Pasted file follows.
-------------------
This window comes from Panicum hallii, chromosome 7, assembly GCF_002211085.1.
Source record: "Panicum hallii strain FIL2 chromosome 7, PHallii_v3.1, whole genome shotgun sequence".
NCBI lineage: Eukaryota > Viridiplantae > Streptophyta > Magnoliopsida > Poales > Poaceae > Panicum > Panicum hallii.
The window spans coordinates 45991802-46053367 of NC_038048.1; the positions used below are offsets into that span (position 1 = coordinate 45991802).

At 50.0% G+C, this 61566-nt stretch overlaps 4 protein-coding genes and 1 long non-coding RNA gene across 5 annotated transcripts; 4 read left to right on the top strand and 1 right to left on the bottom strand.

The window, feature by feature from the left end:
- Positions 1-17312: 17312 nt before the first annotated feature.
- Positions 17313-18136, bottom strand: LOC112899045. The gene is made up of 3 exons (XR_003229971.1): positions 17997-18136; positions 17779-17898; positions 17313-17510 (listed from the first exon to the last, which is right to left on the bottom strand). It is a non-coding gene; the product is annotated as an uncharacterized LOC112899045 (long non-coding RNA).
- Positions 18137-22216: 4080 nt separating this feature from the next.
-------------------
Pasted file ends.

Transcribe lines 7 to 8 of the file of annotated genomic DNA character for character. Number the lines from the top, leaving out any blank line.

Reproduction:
- Positions 1-17312: 17312 nt before the first annotated feature.
- Positions 17313-18136, bottom strand: LOC112899045. The gene is made up of 3 exons (XR_003229971.1): positions 17997-18136; positions 17779-17898; positions 17313-17510 (listed from the first exon to the last, which is right to left on the bottom strand). It is a non-coding gene; the product is annotated as an uncharacterized LOC112899045 (long non-coding RNA).